Here’s a follow-up to our big news! The state of IN is endorsing our approach to prevention and wants to see it grow.
By Sarah Laury, LCSW, Courier & Press, May 16, 2017 –
Every year as springtime rolls around we are welcomed by signs of the changing seasons. The grass starts to green, the days get longer, and the flowers start to bloom.
For me, one of the most exciting signs that spring is around the corner is that my seed catalogs arrive in the mail and the hardware stores open their garden centers for the season. In my family gardening is a tradition, and we involve our children in all parts of the process. We work together to plan, plant, harvest, and of course enjoy the fruits of our labor.
Many people are aware of the nutritional benefits of gardening with children. Gardening allows children to have a better understanding of where their food comes from, and various studies have shown that children who participate in growing their own food are more likely to eat fresh fruits and vegetables, even developing a preference to fruits and vegetables over other snacks.
Besides the nutritional benefits, there are also many important psychological benefits to gardening as a family. First, gardening is a great way to incorporate exercise and physical activity into your child’s routine. When you exercise, your body releases chemicals called endorphins, or “feel good hormones.”
In addition to this, exercise has been shown to decrease stress levels and increase serotonin levels in the body. Serotonin is an important neurotransmitter in the brain and is thought to be partially responsible for influencing mood as well as anxiety and depression.
Gardening also requires the gardener to slow down. Because we live in such a fast-paced and electronics-focused society, it is more important than ever to encourage our children (and ourselves) to practice mindfulness. By definition, mindfulness is “the state of being conscious or aware of something” or the ability to focus on one particular thing without distraction.
Gardening is a great way to teach our children to be mindful. When you garden, you have to be aware of the needs of your plants in order for them to flourish. Are they getting enough water? Are they getting enough sun? Do they need to be weeded or fertilized?
In addition to being mindful, taking care of other living things such as plants can help children gain a sense of responsibility and purpose or belonging. In addition to being in the moment with your garden, caring for a plot has been shown to reduce stress and anxiety.
In an experiment published in the Journal of Health Psychology, gardening was compared to reading as a stress-relieving activity. Test subjects that gardened experienced a more significant decrease in stress when compared to the subjects that were assigned to read.
You don’t have to live in the country or even have a yard in order to experience the benefits of gardening with your children. You can reap these benefits whether you have rows upon rows of crops, a window sill herb garden or even a single potted tomato plant on your patio.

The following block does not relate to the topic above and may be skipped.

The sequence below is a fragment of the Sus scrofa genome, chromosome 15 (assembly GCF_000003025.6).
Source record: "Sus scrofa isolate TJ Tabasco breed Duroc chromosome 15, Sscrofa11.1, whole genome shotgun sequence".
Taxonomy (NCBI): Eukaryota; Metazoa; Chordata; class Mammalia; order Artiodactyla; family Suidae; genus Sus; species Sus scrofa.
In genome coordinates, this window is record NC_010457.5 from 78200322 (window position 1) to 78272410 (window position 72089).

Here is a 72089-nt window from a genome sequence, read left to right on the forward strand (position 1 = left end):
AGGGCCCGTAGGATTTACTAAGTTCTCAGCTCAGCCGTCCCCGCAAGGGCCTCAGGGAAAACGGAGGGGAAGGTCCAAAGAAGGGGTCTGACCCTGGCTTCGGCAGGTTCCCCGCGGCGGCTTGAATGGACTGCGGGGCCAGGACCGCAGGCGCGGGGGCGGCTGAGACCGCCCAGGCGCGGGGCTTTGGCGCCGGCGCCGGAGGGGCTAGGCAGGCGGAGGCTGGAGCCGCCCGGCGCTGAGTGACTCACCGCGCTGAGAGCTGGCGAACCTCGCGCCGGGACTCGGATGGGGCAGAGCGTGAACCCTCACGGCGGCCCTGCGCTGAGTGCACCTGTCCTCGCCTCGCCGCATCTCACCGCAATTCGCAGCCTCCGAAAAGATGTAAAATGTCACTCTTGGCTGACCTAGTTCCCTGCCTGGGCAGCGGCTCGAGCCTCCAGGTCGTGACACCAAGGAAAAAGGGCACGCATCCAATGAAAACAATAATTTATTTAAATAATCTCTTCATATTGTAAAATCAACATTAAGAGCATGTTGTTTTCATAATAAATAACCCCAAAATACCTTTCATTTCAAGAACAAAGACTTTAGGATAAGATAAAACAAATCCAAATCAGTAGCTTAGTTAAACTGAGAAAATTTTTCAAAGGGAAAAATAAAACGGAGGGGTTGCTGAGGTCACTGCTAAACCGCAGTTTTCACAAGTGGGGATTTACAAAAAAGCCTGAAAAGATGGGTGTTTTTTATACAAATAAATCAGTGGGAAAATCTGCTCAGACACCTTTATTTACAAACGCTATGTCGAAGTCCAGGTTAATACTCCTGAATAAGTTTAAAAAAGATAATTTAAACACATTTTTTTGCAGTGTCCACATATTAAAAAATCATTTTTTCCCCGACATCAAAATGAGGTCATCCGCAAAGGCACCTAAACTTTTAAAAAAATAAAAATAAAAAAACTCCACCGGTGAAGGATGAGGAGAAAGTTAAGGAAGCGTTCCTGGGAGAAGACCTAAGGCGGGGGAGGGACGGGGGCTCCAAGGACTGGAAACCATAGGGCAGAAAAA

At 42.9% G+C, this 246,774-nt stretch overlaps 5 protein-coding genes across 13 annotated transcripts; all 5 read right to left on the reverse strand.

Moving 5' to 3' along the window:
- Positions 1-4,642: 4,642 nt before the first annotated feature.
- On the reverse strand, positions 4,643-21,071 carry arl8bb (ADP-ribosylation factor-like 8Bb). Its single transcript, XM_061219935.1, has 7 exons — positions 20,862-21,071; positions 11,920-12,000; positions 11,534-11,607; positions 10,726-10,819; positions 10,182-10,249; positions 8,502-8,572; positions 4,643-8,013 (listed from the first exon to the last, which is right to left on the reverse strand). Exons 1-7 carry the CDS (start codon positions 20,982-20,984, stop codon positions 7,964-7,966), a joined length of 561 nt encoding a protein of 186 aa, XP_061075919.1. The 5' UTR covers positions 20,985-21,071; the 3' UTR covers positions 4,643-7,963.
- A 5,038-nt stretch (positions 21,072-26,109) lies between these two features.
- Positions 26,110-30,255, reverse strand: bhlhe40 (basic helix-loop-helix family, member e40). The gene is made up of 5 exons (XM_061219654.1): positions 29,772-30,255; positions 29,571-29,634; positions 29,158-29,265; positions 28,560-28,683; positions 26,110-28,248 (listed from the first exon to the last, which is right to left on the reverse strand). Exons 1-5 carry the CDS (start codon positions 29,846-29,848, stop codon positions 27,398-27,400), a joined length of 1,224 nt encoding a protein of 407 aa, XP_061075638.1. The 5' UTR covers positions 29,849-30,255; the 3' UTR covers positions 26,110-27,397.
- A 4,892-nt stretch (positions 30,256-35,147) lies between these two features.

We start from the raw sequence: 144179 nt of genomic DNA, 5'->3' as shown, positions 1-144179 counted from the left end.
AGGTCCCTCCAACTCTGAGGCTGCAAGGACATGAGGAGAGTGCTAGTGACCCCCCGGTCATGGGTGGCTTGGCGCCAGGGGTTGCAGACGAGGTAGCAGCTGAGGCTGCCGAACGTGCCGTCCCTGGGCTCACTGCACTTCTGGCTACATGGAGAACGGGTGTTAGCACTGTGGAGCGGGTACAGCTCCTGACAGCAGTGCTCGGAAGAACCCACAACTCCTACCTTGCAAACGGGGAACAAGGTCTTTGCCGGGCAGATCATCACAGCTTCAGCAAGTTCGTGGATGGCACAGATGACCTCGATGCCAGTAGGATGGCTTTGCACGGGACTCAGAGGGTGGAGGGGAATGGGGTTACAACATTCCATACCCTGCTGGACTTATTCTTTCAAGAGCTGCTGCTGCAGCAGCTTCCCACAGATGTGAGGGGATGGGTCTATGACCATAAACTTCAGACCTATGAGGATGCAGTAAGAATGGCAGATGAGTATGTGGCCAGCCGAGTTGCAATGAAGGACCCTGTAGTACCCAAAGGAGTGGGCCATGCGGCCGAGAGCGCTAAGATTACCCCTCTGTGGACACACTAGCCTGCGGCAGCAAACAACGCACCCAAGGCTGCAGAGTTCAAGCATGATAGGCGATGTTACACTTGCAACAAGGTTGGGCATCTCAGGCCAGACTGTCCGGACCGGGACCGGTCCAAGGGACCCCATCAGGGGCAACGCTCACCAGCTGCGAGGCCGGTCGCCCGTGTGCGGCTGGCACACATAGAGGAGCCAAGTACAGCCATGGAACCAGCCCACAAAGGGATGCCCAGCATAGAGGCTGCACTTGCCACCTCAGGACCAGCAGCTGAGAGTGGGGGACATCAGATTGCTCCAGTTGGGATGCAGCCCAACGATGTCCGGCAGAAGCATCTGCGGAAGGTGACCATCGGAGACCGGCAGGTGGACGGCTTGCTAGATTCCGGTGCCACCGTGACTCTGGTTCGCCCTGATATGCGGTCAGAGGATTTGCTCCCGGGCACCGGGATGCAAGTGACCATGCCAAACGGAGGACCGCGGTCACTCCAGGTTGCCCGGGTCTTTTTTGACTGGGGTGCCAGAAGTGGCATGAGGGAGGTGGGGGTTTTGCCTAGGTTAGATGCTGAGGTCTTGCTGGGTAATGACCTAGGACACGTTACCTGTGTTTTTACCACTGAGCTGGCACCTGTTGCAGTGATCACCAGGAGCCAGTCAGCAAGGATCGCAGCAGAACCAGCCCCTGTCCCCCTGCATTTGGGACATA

If you would like to learn more about gardening with your children, please visit the website for the Purdue Extension office in Vanderburgh County at https://extension.purdue.edu/Vanderburgh/pages/default.aspx.
By Alice Munson, MSW, Courier & Press, May 9, 2017 –
Anyone who attends school athletic events has probably noticed negative behavior in a small percentage of parents. These are the folks who believe winning is everything, and the opposing team, players and coach are not deserving of respect. Forgetting the meaning of sportsmanship, they make their opinions known to anyone within earshot.
We all like to see our children or team win, but there is much more we hope our children will learn from their involvement in athletics. Here are some things that come to mind:
These are certainly lessons our children could use in day-to-day life outside of sports. Here are some additional benefits from participating in sports:
Looking at the last four benefits, you can see how easily they could translate to situations like standardized testing. This would certainly be a win for both athletics and academics so that these benefits could positively impact a student for life.
According to momsteam.com, here are some other behaviors you can model to make sure your child has a positive experience:
Don’t condone poor sportsmanship. Don’t cheer on the coach or player who gets ejected from the game because of bad behavior. Rather, use this as an opportunity to talk to your child about poor sportsmanship at home after the game.
Take a look in the mirror. How is your behavior on the sidelines viewed by other parents, coaches and players? Are you keeping your cool, remaining calm and under control in tough situations? Children learn self-control by watching adults model self-control.
When we get caught up in the emotion of a tie-breaking play, we need to remember that we all want our kids to win and they all deserve respect. The essence of competition is sportsmanship – learning to be gracious in winning as well as losing.
This is a quality that everyone can model for his or her child. After all, we are our children’s first and most important teachers. Let’s give them something to be proud of – parents who are positive and supportive of their student athlete, team and coaches.
After all, whose game is it anyway?